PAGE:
Earlier this month, a North Carolina father contemplated an unthinkable decision: should he bring his 12-year-old son home from his group home without the services necessary to keep his son and the rest of his family safe, or abandon his son by not picking him up at discharge?
In considering giving up his child, this father risks judgments and assumptions, though none of them would be accurate. The reality? He loves his son unequivocally. It is because he loves his son that he is pondering this horrific choice.
Peter and Mandy Wakem’s son, Jaiden, has Fetal Alcohol Syndrome (FAS). FAS is a developmental disorder with physical, mental health, and intellectual disabilities caused by exposure to alcohol before birth.
Jaiden has intellectual disabilities, very slow processing and a history of trauma. Through no fault of his own, he cannot regulate his emotions. He gets extremely upset when things move too fast or he can’t figure out what is going on. When he gets upset, he can become violent.
Several years ago, Peter and Mandy adopted Jaiden and his younger brother, who also has a trauma history and symptoms of Fetal Alcohol Spectrum Disorder (FASD), though he hasn’t been tested yet. They were looking for children to love and share their lives with and turned to adoption when they couldn’t have children of their own.
Jaiden’s parents have done everything they can to care for their son. They want more than anything to bring Jaiden home. But he is not a little boy anymore. In his father’s words, he is “190 lbs. of raw power with 4-year-old cognitive processing.”
What do you do when your adult-sized, developmentally disabled child has powerful and intense frustrations they can’t understand or control, and it leads to violence? There should be help – qualified, compassionate care providers and doctors to advise families, and consistent neuro-diverse community-based services to help manage and improve the behaviors at home. Preventative care can keep things from escalating into crisis and keep children home with their families where they belong.
Every day, North Carolina’s abysmal behavioral health system puts families and children with complex behavioral needs in impossible situations, forcing them unnecessarily into crisis. Loving parents are frustrated and worn out in their unsuccessful efforts to get their kids the help they need, until they find themselves considering an unthinkable choice.
NC fails our children with disabilities
In North Carolina, the state Department of Health and Human Services (DHHS) contracts with Local Management Entities/Managed Care Organizations (LME/MCOs) to manage the care for kids and adults with intellectual disabilities and complex behavioral health needs like Jaiden’s. Vaya Health, the organization that manages and pays for Jaiden’s services, is one of six LME/MCOs in North Carolina. Each LME/MCO gets a specific amount of money for each person in their geographic area. Vaya serves 31 counties.
MCOs are DHHS’s gatekeepers, with the power to approve or deny the services each person gets. They are obligated by their contracts with DHHS and federal law to make sure that people with disabilities get services and supports in the least restrictive environment – their legal right.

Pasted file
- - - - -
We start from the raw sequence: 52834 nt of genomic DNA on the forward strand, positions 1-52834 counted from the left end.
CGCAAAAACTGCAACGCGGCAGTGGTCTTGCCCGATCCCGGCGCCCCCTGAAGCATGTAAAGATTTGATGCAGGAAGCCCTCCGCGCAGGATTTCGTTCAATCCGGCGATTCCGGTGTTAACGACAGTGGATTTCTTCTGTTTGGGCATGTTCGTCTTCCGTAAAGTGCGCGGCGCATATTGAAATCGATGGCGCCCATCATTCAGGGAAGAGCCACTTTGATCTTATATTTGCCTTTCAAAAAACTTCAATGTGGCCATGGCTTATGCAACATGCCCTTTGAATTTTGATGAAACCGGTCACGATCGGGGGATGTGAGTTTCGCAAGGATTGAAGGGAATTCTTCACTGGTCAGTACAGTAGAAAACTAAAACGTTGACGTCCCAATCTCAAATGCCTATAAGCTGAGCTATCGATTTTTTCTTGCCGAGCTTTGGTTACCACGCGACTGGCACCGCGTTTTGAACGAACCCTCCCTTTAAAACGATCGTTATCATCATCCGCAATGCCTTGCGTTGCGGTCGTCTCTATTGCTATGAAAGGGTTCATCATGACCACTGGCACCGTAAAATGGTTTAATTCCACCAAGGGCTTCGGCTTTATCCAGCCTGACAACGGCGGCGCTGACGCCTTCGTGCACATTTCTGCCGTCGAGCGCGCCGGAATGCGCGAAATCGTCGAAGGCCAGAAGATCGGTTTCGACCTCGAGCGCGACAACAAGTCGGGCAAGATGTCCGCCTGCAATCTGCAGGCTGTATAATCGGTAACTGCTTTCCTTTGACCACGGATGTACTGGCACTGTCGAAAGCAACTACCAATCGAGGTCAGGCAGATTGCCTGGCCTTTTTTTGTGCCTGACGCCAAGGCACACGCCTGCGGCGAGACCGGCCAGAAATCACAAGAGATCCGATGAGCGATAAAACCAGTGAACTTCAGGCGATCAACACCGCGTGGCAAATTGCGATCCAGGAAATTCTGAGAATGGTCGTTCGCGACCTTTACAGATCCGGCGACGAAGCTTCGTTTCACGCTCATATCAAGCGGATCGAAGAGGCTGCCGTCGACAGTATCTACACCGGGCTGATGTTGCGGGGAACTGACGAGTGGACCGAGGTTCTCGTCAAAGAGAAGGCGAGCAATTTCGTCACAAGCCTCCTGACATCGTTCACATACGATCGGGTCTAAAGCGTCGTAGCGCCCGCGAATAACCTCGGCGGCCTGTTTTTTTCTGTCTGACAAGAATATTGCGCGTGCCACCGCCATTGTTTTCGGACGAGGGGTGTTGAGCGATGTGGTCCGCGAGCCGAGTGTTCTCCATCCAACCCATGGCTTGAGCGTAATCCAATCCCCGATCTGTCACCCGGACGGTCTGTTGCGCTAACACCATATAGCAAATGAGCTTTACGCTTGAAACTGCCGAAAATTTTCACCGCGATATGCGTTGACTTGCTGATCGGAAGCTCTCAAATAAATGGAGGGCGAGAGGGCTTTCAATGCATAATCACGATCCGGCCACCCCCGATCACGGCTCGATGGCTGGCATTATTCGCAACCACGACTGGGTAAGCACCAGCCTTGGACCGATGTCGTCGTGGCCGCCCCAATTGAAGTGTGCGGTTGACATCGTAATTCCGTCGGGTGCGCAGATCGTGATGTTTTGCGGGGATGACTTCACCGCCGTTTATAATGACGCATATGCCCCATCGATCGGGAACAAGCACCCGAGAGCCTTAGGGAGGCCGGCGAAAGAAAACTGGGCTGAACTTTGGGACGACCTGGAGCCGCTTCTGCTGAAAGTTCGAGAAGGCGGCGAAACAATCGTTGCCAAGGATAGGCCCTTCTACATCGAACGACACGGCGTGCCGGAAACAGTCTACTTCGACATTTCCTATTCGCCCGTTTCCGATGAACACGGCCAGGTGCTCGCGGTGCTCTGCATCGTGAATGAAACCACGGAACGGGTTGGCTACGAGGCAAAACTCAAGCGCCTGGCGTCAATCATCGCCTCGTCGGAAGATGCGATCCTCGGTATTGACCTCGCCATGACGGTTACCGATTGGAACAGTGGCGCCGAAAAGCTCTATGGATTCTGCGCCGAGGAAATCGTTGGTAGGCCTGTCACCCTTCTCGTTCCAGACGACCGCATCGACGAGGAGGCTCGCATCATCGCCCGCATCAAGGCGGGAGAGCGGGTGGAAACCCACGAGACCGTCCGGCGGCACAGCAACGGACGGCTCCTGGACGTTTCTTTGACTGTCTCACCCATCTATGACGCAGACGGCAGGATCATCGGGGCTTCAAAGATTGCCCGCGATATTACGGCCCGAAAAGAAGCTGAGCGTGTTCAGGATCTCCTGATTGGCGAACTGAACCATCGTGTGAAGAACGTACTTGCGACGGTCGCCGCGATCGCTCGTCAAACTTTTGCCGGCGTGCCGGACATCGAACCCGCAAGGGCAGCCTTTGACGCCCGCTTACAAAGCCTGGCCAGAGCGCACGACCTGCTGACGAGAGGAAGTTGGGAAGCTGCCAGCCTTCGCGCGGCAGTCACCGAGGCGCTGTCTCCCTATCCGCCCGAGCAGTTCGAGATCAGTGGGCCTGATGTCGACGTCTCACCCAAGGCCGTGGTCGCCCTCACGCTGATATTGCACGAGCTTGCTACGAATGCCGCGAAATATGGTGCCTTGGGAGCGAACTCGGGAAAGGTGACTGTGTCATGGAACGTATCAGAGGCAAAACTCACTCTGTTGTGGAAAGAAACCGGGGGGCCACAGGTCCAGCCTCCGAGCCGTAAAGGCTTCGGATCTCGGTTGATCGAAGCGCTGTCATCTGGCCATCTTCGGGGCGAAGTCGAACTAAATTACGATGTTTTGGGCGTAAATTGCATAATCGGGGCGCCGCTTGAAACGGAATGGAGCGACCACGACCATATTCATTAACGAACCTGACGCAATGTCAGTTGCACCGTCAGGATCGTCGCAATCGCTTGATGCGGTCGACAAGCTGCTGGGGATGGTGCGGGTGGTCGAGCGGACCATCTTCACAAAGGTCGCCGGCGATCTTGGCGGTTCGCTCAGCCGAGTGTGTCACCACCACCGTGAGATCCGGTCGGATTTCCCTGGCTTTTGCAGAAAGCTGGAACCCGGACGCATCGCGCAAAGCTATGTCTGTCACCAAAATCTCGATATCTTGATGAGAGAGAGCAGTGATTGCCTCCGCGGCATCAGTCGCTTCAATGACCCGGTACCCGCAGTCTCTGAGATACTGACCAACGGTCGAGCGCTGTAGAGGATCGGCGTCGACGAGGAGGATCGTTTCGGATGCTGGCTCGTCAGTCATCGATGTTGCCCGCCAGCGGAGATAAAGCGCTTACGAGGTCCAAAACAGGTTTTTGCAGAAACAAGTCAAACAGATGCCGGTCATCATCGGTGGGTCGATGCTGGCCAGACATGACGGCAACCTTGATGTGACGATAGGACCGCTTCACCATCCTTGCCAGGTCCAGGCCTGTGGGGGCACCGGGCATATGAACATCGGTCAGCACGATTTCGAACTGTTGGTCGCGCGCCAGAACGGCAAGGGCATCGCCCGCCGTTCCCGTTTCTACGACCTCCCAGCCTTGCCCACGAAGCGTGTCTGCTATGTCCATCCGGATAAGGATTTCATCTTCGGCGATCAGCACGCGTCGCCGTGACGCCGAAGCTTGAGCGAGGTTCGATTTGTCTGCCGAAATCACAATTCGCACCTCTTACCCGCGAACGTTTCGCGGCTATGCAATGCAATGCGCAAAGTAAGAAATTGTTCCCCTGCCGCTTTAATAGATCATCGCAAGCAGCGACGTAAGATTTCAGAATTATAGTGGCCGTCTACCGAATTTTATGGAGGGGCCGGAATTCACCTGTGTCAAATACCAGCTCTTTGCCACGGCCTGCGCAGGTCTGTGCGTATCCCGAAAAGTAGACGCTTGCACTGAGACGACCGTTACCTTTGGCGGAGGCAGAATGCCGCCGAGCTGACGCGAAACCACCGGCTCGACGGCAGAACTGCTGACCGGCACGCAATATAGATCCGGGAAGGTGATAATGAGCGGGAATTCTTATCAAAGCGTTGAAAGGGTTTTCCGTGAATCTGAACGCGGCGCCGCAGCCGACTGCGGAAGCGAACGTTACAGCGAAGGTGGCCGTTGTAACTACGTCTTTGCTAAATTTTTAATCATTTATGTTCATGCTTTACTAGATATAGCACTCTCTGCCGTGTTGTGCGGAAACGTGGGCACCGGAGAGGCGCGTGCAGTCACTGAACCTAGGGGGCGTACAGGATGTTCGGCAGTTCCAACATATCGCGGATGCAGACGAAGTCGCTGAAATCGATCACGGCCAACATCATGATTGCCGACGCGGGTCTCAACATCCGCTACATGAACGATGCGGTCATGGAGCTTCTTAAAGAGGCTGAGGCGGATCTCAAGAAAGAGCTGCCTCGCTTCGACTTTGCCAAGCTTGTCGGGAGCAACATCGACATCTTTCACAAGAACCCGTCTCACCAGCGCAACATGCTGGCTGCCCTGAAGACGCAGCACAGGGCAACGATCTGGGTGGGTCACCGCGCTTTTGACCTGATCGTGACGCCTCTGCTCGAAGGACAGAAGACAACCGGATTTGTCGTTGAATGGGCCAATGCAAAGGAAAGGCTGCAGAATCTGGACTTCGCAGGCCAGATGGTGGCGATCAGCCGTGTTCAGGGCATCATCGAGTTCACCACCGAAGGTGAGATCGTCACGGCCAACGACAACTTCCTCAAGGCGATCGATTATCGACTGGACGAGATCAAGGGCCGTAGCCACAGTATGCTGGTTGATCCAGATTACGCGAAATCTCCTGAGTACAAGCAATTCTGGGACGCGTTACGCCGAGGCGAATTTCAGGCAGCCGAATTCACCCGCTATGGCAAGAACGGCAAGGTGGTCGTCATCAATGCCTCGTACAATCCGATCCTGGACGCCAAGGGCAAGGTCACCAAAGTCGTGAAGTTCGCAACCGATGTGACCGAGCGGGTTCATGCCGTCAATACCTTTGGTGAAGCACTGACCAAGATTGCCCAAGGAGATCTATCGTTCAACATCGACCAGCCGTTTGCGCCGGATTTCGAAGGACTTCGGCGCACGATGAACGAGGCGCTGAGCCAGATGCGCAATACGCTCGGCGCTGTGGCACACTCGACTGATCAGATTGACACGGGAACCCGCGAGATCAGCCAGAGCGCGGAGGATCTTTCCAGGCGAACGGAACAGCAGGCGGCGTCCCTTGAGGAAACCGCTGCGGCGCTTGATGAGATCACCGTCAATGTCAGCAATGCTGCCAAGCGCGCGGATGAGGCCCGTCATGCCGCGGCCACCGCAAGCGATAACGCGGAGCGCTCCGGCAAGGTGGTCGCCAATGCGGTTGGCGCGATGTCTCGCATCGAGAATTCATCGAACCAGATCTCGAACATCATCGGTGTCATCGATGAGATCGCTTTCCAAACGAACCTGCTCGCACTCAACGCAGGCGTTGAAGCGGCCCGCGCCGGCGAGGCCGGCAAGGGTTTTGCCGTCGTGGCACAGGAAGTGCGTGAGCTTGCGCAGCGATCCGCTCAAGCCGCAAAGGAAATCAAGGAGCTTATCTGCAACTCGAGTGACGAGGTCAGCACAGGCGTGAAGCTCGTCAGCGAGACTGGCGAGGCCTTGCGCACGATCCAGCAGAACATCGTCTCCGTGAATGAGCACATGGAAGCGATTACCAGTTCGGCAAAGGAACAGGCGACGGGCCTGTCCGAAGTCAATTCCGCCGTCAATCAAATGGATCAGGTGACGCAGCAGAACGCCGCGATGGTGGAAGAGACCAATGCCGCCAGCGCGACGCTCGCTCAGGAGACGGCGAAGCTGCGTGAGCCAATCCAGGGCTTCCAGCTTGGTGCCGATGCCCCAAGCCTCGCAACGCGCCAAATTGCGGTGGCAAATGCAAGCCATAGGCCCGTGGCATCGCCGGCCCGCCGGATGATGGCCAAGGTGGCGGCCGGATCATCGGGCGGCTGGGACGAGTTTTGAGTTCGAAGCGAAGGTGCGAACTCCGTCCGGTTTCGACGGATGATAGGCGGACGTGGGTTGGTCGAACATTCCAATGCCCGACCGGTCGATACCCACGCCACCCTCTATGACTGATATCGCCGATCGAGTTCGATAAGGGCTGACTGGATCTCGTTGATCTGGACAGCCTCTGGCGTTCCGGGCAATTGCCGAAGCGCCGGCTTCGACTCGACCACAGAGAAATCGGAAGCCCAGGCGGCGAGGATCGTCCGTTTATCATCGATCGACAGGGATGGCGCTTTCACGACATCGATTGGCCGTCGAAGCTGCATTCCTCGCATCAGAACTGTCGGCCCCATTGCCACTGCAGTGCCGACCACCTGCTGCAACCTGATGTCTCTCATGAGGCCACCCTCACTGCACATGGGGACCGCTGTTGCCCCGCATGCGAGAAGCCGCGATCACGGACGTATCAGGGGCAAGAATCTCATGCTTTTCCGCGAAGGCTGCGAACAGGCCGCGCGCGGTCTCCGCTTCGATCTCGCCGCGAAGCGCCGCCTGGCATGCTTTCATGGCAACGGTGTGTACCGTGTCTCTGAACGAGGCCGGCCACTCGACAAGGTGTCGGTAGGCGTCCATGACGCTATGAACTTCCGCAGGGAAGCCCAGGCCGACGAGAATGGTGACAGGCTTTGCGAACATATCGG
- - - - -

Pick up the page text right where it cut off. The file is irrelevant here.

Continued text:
However, there is a huge conflict of interest. Specifically, these gatekeepers are financially incentivized not to give people what they need to stay in their communities, heal, and thrive. Because this is a managed care system, LME/MCOs can cut costs by denying services. Across the state, LME/MCOs sit on hundreds of millions of dollars while they deny kids like Jaiden the supports and services they need to have integrated lives in their communities. By reducing costs, LME/MCOs can appear to be saving the state money, but the long-term consequences of denying kids services they need will cost much more.
The impact on disabled children and their families is devastating. Vaya Health approved traditional mental health services for Jaiden but refused to provide services that accounted for his FAS. Kids with developmental disabilities like FAS do not respond to traditional mental health treatment. For treatment to be effective, Jaiden needs a qualified mental health provider with experience in intellectual and developmental disabilities (I/DD).
Without needed supports and developmentally appropriate treatments, Jaiden’s behaviors escalated. Vaya again denied the community services he needed and sent him instead to an out-of-state psychiatric residential treatment facility (PRTF) – an expensive, locked institution paid to focus on mental health, but lacking expertise in developmental disabilities like FAS. There is little evidence that these facilities provide clinical benefits at all. He was far from home and without oversight.
This was in 2019. Jaiden hasn’t lived with his family since.
What healing and progress could Jaiden have experienced if the developmentally appropriate solutions had been given to him when and where he first needed them?
When LME/MCOs don’t do the part of their job that requires them to ensure a wide array of community services are available to people with disabilities, it sets up kids and adults for failure. And these situations can readily escalate into crisis. Then LME/MCOs scramble to find a bed in an institution, and in this case, a locked institution that wasn’t equipped to meet Jaiden’s needs.
DHHS could and should hold LME/MCOs accountable for this breakdown, but it doesn’t. Instead, it continues to give them millions upon millions of public dollars without requiring them to do their job.
This is a failed system. The question is, how many lives are expendable? What will it take to make DHHS finally do something about this problem?
A father’s appeal
And so, Jaiden’s dad contemplates the unthinkable. The night before he was supposed to pick Jaiden up, Mr. Wakem emailed an appeal to state officials at the DHHS, Vaya Health and advocates, including Disability Rights NC. This is what he sent (minor edits made for clarity):